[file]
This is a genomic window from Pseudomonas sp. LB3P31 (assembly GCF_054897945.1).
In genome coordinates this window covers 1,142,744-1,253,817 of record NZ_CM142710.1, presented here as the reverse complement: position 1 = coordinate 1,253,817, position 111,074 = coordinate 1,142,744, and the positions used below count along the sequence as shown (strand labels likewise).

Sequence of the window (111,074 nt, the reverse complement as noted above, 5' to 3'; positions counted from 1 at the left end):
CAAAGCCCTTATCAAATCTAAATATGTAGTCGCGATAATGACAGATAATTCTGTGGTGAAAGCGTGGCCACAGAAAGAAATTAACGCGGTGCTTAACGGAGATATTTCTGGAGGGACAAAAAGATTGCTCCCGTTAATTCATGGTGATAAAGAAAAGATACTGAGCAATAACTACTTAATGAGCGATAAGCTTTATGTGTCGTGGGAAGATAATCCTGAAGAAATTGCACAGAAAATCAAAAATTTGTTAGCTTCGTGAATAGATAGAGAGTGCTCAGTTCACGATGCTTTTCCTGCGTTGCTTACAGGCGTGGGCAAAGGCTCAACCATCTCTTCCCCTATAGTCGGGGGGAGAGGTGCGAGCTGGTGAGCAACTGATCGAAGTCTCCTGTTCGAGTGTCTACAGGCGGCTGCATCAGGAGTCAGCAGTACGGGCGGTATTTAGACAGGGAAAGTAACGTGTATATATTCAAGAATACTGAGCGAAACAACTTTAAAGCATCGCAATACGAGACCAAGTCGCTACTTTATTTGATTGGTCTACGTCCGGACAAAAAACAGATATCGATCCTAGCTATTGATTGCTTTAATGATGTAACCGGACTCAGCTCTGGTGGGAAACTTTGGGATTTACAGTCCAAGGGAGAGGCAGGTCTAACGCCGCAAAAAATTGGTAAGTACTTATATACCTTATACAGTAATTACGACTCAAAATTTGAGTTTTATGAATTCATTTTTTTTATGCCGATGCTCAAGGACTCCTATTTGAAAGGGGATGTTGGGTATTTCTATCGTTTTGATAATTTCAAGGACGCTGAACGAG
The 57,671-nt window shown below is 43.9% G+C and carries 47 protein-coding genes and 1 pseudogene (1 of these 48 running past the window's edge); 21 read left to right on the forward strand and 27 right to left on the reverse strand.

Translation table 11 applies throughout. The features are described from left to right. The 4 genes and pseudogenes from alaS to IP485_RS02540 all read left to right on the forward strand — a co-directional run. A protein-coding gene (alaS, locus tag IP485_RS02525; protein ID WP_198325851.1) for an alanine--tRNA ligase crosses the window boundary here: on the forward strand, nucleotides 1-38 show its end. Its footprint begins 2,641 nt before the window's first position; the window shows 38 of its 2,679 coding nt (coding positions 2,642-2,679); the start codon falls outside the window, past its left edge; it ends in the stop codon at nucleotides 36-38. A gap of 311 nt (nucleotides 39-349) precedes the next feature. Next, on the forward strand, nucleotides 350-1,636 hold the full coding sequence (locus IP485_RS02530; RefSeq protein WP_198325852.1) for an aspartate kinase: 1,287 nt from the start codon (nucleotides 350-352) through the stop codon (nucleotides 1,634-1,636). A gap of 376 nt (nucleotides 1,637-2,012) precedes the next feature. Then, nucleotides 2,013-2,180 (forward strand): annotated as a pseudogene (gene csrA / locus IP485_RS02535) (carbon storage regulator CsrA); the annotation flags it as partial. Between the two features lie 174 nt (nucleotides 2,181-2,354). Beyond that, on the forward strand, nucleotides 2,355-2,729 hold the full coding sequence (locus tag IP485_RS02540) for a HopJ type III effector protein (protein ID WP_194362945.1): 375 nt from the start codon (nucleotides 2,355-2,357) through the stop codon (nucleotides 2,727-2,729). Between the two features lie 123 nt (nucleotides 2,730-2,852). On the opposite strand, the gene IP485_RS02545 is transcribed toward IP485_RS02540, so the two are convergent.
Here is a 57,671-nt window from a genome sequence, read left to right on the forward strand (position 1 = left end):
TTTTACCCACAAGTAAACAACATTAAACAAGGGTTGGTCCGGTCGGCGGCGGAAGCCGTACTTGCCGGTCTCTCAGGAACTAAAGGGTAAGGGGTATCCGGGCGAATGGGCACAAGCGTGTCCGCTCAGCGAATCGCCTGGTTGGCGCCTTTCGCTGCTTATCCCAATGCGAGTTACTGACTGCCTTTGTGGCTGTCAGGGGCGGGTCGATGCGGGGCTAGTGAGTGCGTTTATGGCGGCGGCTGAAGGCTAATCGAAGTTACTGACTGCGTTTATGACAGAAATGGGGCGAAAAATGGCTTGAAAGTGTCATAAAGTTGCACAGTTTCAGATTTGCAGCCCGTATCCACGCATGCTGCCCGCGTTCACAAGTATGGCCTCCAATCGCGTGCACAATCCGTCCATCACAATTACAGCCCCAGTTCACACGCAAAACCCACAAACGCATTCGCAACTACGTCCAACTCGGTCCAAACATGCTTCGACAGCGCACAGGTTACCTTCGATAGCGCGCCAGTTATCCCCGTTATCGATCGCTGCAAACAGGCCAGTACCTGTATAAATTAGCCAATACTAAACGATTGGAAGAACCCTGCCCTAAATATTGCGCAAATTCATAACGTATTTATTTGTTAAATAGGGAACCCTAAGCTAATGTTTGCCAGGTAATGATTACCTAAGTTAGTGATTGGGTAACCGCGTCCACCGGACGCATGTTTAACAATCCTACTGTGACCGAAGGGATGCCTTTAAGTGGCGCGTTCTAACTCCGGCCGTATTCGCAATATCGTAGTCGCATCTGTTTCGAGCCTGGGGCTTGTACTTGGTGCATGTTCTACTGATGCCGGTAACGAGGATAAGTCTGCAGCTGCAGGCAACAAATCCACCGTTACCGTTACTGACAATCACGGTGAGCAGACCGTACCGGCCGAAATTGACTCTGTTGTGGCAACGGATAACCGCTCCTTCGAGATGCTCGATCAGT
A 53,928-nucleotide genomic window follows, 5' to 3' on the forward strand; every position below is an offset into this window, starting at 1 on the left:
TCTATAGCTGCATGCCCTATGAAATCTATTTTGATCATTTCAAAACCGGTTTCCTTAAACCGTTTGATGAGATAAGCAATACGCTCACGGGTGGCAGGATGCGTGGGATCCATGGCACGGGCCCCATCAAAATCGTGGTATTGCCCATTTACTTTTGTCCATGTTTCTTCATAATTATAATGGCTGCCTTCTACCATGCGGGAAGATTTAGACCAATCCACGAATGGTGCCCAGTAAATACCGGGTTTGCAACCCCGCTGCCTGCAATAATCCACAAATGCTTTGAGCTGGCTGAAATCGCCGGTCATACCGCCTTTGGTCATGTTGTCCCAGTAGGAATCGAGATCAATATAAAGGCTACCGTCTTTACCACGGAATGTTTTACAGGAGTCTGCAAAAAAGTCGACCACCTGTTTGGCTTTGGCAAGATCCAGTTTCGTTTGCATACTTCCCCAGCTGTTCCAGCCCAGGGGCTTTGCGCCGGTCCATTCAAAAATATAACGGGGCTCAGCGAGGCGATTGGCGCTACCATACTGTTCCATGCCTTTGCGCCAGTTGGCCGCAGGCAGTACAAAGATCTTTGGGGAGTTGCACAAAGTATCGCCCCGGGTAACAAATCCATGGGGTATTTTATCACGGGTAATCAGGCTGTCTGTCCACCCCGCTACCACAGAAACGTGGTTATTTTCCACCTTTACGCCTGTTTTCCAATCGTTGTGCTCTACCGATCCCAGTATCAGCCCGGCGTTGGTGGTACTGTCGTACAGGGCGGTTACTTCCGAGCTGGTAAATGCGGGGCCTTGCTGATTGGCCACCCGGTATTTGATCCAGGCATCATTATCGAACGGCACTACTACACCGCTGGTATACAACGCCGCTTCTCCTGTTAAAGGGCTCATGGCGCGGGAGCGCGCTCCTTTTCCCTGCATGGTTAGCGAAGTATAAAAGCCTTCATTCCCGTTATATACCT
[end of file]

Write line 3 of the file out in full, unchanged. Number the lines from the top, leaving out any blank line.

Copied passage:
Sequence of the window (111,074 nt, the reverse complement as noted above, 5' to 3'; positions counted from 1 at the left end):